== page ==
As I mentioned before my day was shit already, I had nightmares all night and I was just tired, so tired. I didn’t remember what happened in class, and I felt so heavy, like someone had placed a boulder or something on my shoulders; I was walking back to the parking garage and I kept thinking “Something’s not right…I feel so overwhelmed. Something isn’t right! SOMETHING ISN’T RIGHT!” I wanted to cry out and scream and cry all at once, I managed to make it to my car and I just lost it. My eyes were so full of tears that I couldn’t see, I couldn’t think, my throat was closing up so I was having trouble breathing, every fiber in my body was trembling. The anxiety was so bad that I could almost feel a noose tightening around my throat, constricting me like a massive boa constrictor. I looked down and could see the blood streaming from slices on my wrists even though there was nothing there. I was in deep shit. I knew if I went home I would try to kill myself, even though deep down I wanted to live so bad—I just was so tired. It was so loud.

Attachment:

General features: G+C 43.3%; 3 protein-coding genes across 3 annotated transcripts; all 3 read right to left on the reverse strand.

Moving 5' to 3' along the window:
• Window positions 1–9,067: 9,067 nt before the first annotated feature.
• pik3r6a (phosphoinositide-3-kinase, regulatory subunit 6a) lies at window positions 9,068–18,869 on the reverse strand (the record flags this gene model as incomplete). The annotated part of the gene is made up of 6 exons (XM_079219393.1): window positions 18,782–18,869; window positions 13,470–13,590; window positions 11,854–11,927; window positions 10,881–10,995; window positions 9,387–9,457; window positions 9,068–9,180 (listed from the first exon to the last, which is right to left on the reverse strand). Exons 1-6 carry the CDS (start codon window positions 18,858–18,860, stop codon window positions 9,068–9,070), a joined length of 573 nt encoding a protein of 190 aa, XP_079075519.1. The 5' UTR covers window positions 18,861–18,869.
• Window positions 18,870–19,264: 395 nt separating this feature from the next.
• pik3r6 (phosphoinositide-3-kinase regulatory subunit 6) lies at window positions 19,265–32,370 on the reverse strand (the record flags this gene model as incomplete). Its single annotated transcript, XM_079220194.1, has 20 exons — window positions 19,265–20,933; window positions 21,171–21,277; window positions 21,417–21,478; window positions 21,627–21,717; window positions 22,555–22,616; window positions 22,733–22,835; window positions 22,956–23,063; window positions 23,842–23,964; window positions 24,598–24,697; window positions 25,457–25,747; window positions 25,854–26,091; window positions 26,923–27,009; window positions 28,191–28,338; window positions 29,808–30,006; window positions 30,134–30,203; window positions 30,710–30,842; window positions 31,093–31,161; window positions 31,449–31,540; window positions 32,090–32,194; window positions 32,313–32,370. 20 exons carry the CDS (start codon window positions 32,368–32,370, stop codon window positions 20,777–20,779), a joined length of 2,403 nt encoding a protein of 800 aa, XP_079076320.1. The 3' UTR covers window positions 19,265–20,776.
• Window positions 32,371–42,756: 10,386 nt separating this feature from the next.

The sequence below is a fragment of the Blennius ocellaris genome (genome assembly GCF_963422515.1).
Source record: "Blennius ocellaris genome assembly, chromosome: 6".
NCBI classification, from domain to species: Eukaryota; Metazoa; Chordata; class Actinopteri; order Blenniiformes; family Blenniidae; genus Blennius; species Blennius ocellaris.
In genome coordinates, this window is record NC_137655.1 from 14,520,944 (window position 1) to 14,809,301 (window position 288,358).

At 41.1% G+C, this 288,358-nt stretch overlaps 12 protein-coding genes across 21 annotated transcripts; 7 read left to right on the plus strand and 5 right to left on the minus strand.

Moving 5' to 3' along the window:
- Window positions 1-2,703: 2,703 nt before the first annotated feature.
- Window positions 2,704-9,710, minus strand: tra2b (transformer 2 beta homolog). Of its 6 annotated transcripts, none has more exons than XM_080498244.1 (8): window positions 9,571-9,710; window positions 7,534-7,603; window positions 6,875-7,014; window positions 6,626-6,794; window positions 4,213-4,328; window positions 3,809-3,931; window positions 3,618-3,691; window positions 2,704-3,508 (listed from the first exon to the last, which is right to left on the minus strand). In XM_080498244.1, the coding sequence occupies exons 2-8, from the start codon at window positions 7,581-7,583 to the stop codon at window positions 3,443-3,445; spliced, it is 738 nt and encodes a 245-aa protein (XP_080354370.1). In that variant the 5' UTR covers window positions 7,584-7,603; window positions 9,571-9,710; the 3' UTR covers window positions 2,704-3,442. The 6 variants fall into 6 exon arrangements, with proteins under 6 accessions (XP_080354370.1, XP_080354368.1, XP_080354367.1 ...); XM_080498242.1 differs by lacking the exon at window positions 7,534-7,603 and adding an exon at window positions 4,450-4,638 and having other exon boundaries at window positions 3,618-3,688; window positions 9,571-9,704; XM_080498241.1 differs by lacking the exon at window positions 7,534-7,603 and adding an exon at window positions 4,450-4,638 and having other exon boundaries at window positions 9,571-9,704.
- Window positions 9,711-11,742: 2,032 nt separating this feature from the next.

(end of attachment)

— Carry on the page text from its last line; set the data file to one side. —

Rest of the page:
So that’s how I got here. I remember now. I’ve finally fallen off of this great precipice that I had been struggling to stay on for years. I thought I had finally gone insane and they were going to ship me off to that hospital in Cambridge where they send all of the other crazy people. I was terrified.
The nurse comes in and starts asking me questions about my family history, and then proceeds to get into why I was here:
“How long have you been feeling this way?”
“A couple of days…it just got really bad and I just couldn’t take it anymore.”
“Have you ever tried to kill yourself?”
“No ma’am…just thought about it…”
“That’s good. You’ve taken the first step you know, the first step towards healing.”
“Then why am I so scared? I’m terrified, I can’t think—“
That’s when the tears came; I don’t remember what I said or even what happened after that. I know from my sister working in the ER that they most likely admitted me and were waiting for confirmation from the South wing of the hospital. They weren’t going to send me away, they were going to keep me here and treat me.